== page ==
On the back of my right arm, I have a numb spot the size of a quarter, the result of nerves that were severed during my axillary lymph node dissection 15 years ago.
In plain English, that’s the armpit surgery that accompanied my lumpectomy, the resection that removed the cancer from my breast. I lost one-third of my already small breast and gained a numb spot all in about two hours under general anesthesia. A quarter-sized spot was actually a coup for the surgeon. And for me. Usually it’s bigger.
This operation was scary, not because of the general anesthesia (which makes me puke every time) or because it might have resulted in permanent arm swelling called lymphedema (which fortunately it didn’t). The frightening thing about it was the pathology report. This single sheet of paper would be the best predictor of my overall chances of surviving breast cancer. As a scientist I knew this, knew too much.
Even with all of the great strides made in better understanding breast cancer, the number of cancer-positive lymph nodes was (and still is) the best prognostic factor for survival, so I worried. About what I didn’t yet know.
The size of my tumor categorized me as a stage 1 cancer patient, but cancer present in my lymph nodes would change that to stage II or III, depending on how many were found, with more being worse.
After the procedure, the surgeon told me everything looked promising. He couldn’t be certain that my lymph nodes were clear, but he could tell me that they were all of normal size, meaning any cancer that might be present hadn’t grown very much.
That was good, of course. Still, I worried about the pathology report.
When the path came back, the results indicated that I had cancer in one out of the fourteen lymph nodes removed. This micro-metastasis classified my disease as stage II instead of the stage I I was hoping for. The surgeon pointed out that this lesion was less than a millimeter, and overall the results were quite encouraging.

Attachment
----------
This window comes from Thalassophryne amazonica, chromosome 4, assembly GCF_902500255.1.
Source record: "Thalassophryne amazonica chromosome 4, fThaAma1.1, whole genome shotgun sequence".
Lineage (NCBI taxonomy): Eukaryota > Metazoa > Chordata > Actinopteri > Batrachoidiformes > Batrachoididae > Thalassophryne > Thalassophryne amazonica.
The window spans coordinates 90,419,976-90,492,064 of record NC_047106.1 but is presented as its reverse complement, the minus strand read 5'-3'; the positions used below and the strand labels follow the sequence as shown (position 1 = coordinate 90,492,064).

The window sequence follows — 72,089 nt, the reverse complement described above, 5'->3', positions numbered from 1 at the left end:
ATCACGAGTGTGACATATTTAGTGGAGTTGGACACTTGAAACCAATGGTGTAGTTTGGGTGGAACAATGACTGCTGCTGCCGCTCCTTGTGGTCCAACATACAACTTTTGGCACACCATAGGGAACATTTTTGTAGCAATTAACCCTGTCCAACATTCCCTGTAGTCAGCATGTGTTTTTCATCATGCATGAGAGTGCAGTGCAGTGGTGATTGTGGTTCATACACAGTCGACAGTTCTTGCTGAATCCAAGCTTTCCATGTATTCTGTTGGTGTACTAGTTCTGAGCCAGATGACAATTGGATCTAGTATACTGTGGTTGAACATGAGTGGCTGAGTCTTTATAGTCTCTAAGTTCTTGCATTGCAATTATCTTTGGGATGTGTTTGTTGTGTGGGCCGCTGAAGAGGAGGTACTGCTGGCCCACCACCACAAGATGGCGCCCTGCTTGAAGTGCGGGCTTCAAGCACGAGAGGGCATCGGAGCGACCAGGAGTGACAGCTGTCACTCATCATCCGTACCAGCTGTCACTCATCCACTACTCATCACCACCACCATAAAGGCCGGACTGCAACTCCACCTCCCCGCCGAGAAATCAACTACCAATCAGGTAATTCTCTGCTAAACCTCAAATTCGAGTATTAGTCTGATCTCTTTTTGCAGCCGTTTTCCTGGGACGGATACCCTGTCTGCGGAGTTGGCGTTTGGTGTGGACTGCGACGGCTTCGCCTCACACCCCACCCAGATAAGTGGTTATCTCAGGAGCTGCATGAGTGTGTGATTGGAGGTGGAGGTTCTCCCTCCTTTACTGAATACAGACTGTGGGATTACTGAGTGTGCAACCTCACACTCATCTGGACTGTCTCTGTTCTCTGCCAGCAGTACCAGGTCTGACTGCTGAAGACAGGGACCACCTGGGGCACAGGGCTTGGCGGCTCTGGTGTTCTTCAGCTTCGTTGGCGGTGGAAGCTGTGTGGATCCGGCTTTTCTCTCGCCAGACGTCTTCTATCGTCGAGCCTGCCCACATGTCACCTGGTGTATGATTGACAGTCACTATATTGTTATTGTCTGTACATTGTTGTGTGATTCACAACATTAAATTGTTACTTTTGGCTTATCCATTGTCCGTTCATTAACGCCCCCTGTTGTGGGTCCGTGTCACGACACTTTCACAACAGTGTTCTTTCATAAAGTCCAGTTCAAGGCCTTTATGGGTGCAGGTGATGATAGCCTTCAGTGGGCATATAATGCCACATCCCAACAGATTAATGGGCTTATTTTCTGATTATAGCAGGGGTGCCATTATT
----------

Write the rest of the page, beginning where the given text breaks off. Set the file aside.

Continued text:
But even as my incisions were healing, my brain froze in fear, numbing me to rationality. Good news would have been zero positive lymph nodes. But no, I had one.
The cancer got out.
Cancer in the breast doesn’t kill. Cancer in the lymph nodes doesn’t kill either, but the nodes are the gateway to invading other organs. And that’s what’s deadly. So I worried about cells that might have escaped and migrated to my liver or lungs or bones.
I had a hard time viewing the news as favorable and was still mentally going over worst case scenarios.
Until my family made me snap out of it. We went out to dinner that very night and actually celebrated for the first time since receiving my diagnosis two weeks earlier. That’s right. We celebrated my one positive lymph node. The numbness in my brain receded over a big plate of pasta and an even bigger helping of love.
But the numb spot on my arm remains as a constant reminder of what turned out to be good news after all.
Back on the yeah write challenge grid, and happy to be here!